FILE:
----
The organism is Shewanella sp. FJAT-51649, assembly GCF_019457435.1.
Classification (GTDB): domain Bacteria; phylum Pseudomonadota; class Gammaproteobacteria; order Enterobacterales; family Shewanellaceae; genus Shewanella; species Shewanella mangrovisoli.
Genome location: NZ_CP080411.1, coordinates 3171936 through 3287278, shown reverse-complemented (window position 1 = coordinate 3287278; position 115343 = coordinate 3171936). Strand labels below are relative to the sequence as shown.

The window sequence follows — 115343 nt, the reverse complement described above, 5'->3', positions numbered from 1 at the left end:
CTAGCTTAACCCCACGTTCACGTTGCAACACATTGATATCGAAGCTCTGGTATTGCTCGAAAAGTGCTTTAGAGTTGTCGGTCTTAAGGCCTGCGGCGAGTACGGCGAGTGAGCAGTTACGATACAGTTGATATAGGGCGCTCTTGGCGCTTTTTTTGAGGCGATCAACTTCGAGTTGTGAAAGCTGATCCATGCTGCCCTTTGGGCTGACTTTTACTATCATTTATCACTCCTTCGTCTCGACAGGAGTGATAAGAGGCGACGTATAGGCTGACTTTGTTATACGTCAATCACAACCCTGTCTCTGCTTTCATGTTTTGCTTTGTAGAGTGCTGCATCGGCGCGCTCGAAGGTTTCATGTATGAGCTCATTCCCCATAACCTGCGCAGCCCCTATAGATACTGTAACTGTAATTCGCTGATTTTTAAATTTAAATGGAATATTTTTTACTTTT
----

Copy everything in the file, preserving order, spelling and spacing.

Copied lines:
The organism is Shewanella sp. FJAT-51649, assembly GCF_019457435.1.
Classification (GTDB): domain Bacteria; phylum Pseudomonadota; class Gammaproteobacteria; order Enterobacterales; family Shewanellaceae; genus Shewanella; species Shewanella mangrovisoli.
Genome location: NZ_CP080411.1, coordinates 3171936 through 3287278, shown reverse-complemented (window position 1 = coordinate 3287278; position 115343 = coordinate 3171936). Strand labels below are relative to the sequence as shown.

The window sequence follows — 115343 nt, the reverse complement described above, 5'->3', positions numbered from 1 at the left end:
CTAGCTTAACCCCACGTTCACGTTGCAACACATTGATATCGAAGCTCTGGTATTGCTCGAAAAGTGCTTTAGAGTTGTCGGTCTTAAGGCCTGCGGCGAGTACGGCGAGTGAGCAGTTACGATACAGTTGATATAGGGCGCTCTTGGCGCTTTTTTTGAGGCGATCAACTTCGAGTTGTGAAAGCTGATCCATGCTGCCCTTTGGGCTGACTTTTACTATCATTTATCACTCCTTCGTCTCGACAGGAGTGATAAGAGGCGACGTATAGGCTGACTTTGTTATACGTCAATCACAACCCTGTCTCTGCTTTCATGTTTTGCTTTGTAGAGTGCTGCATCGGCGCGCTCGAAGGTTTCATGTATGAGCTCATTCCCCATAACCTGCGCAGCCCCTATAGATACTGTAACTGTAATTCGCTGATTTTTAAATTTAAATGGAATATTTTTTACTTTT